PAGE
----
Generalized Equations

  • Jiři Outrata
  • Michal Kočvara
  • Jochem Zowe
Part of the Nonconvex Optimization and Its Applications book series (NOIA, volume 28)

Abstract

As we will see later, variational inequalities (and complementarity problems) provide a convenient and elegant tool for characterizing manifold equilibria. The aim of this chapter is to spell out how these models can be brought into the equally useful form of a generalized equation
$$ 0 \in C\left( z \right) + {N_Q}\left( z \right),$$
(4.1)
where C[ℝ k fℝ k ] is a continuous mapping, Q a nonempty, closed, convex subset of ℝk and N Q (z) its normal cone to Q at z; cf. Definition 2.6. Q is called the feasible set of the GE (4.1). Oftentimes, the rewriting as a “nonsmooth equation” is not only possible but very helpful. While proceeding, we also collect several basic results on existence and uniqueness needed in the later chapters. Our objective is to prepare for subsequent analysis and computations.

Keywords

Variational Inequality Complementarity Problem Normal Cone Linear Complementarity Problem Positive Definiteness 
These keywords were added by machine and not by the authors. This process is experimental and the keywords may be updated as the learning algorithm improves.

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Bibliographical notes

  1. The variational inequality problem was introduced by Hartman and Stampacchia in 1966 and subsequently expanded in several classic papers. These early studies were motivated by boundary value problems posed in the form of partial differential equations, cf. Hartman and Stampacchia, 1966 and Kinderlehrer and Stampaccia, 1980. The possibility to model various economic equilibria (Nash equilibrium, Wardrop equilibrium, etc.) as finite-dimensional VIs was recognized only much later; cf. Harker and Pang, 1990 and theGoogle Scholar
  2. references therein. The nonlinear complementarity problem first appeared in 1966 (Cottle, 1966), but only a few years later it was recognized as a special case of the VI (Karamardian, 1971). Quasivariational inequalities were introduced in the seventies by Bensoussan and Lions in connection with stochastic impulse control problems (e.g. Bensoussan and Lions, 1973). They also turned out to be very convenient for modelling various equilibria in both mechanics (Mosco, 1976; Baiocchi and Capelo, 1984) and mathematical economy (Harker, 1991).Google Scholar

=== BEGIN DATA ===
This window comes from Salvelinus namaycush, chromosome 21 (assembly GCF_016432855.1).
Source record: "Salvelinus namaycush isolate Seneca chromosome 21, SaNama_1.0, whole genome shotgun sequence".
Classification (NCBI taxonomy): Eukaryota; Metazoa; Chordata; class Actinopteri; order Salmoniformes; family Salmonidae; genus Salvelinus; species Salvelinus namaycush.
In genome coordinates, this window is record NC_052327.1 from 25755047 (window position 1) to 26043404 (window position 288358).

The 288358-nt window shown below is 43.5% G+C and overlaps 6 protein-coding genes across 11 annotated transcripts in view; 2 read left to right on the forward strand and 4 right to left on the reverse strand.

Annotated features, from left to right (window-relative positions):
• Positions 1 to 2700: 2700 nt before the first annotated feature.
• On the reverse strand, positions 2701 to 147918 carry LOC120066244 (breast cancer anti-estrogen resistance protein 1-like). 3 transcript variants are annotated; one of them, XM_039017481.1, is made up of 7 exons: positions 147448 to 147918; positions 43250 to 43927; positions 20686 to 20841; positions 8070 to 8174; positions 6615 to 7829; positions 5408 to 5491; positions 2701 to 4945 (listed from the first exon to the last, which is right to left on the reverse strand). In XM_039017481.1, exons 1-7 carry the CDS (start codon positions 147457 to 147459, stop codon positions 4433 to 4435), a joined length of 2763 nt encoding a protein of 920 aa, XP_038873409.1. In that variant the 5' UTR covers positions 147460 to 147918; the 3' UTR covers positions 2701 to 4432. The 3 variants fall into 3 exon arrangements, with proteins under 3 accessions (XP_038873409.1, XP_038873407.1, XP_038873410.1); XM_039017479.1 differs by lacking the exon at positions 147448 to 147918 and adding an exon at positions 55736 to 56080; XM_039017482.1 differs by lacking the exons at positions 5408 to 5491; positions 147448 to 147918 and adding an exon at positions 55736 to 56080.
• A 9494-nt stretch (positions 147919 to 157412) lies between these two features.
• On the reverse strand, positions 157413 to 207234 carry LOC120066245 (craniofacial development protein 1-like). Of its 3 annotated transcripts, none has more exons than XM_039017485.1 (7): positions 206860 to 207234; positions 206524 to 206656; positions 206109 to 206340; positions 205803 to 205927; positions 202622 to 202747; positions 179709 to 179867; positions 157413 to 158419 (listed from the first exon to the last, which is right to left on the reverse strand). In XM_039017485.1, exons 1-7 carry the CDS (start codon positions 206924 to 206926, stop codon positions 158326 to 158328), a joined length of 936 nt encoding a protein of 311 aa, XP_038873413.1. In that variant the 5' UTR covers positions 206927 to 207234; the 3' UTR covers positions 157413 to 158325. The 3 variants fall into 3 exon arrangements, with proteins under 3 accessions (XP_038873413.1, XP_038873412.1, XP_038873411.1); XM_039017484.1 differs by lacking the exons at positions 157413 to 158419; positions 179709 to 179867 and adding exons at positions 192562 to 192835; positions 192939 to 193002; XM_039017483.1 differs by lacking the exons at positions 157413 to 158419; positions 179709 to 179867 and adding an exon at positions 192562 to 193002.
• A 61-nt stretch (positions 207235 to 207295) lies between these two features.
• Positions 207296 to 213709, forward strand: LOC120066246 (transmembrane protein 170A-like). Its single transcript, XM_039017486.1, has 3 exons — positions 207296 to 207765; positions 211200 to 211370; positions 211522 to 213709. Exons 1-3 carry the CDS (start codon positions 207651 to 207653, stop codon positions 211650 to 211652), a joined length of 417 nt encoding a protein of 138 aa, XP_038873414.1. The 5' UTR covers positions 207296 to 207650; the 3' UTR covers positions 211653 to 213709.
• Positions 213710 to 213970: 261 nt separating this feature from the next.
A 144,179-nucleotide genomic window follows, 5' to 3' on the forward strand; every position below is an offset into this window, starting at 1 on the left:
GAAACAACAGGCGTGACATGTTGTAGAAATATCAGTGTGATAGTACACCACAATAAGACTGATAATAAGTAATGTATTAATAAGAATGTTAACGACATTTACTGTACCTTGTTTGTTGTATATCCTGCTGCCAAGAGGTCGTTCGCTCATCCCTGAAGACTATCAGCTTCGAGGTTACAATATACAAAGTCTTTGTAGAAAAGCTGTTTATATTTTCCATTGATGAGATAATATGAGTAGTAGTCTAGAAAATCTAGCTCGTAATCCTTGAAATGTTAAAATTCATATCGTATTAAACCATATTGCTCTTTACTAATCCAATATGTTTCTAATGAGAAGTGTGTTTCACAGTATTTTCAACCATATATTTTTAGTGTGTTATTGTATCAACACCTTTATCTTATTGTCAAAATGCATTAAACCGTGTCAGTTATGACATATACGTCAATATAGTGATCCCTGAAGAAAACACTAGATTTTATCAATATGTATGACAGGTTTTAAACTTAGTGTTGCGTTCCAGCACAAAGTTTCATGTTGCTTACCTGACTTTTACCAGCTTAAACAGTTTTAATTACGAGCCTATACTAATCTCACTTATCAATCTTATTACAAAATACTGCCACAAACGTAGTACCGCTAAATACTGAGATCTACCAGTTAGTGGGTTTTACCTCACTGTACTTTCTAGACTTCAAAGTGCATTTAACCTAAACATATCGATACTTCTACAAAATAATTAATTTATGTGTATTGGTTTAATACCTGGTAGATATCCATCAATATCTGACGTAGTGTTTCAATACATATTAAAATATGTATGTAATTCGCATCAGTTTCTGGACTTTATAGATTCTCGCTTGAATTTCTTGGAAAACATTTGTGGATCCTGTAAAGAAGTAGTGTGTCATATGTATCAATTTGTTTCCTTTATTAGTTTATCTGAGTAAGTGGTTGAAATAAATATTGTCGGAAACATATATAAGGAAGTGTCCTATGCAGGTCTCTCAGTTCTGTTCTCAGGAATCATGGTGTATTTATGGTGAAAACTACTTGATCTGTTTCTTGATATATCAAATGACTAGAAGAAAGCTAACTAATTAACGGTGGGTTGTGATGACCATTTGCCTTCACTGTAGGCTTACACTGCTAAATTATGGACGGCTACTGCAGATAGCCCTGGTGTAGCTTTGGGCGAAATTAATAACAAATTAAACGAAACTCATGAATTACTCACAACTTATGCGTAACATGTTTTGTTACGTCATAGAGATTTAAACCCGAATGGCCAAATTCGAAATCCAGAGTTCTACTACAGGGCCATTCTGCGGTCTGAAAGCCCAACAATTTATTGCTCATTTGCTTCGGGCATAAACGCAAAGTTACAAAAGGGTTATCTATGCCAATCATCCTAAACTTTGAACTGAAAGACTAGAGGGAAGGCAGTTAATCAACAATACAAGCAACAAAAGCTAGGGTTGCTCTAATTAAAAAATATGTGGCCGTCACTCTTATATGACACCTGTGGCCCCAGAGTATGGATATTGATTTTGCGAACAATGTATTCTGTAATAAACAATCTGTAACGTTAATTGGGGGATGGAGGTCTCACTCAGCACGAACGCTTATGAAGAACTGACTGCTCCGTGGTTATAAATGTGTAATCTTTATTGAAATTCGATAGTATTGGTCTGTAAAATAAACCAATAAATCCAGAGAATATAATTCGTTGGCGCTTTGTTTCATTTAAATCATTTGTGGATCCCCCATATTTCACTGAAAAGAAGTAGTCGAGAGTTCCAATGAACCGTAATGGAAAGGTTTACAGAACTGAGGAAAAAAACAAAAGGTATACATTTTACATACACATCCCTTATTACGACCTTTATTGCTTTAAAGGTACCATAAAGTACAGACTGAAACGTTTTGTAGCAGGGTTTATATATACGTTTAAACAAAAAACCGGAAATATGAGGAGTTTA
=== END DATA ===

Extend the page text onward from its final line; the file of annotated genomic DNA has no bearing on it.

3. The generalized equations first appeared in the cited works by Robinson in the form (4.1), i.e., with the normal cone mapping. However, in the recent works on this subject no special structure of the set-valued part is assumed (Dontchev and Hager, 1994; Dontchev, 1995).Google Scholar
  4. Theorem 4.1 is the famous result from Hartman and Stampacchia, 1966 (in the finitedimensional setting) and also Theorem 4.2 comes from this paper. Proposition 4.5 is extracted from Ortega and Rheinboldt, 1970, where various monotonicity properties of an operator are related to positive definiteness or positive semi-definiteness of the respective Jacobians. The existence and uniqueness questions in LCPs are fairly well understood and the underlying theory goes far beyond the scope of this book. The interested reader is referred to Murty, 1988 or Cottle et al., 1992. Finally, Theorem 4.9 is a generalization of a result from Pang, 1981, concerning the linear implicit complementarity problem and comes from Kočvara and Outrata, 1994c.Google Scholar

Copyright information

© Springer Science+Business Media Dordrecht 1998

Authors and Affiliations

  • Jiři Outrata
    • 1
  • Michal Kočvara
    • 2
  • Jochem Zowe
    • 2
  1. 1.Institute of Information Theory and AutomationCzech Academy of SciencesPragueCzech Republic
  2. 2.Institute of Applied MathematicsUniversity of Erlangen-NurembergErlangenGermany

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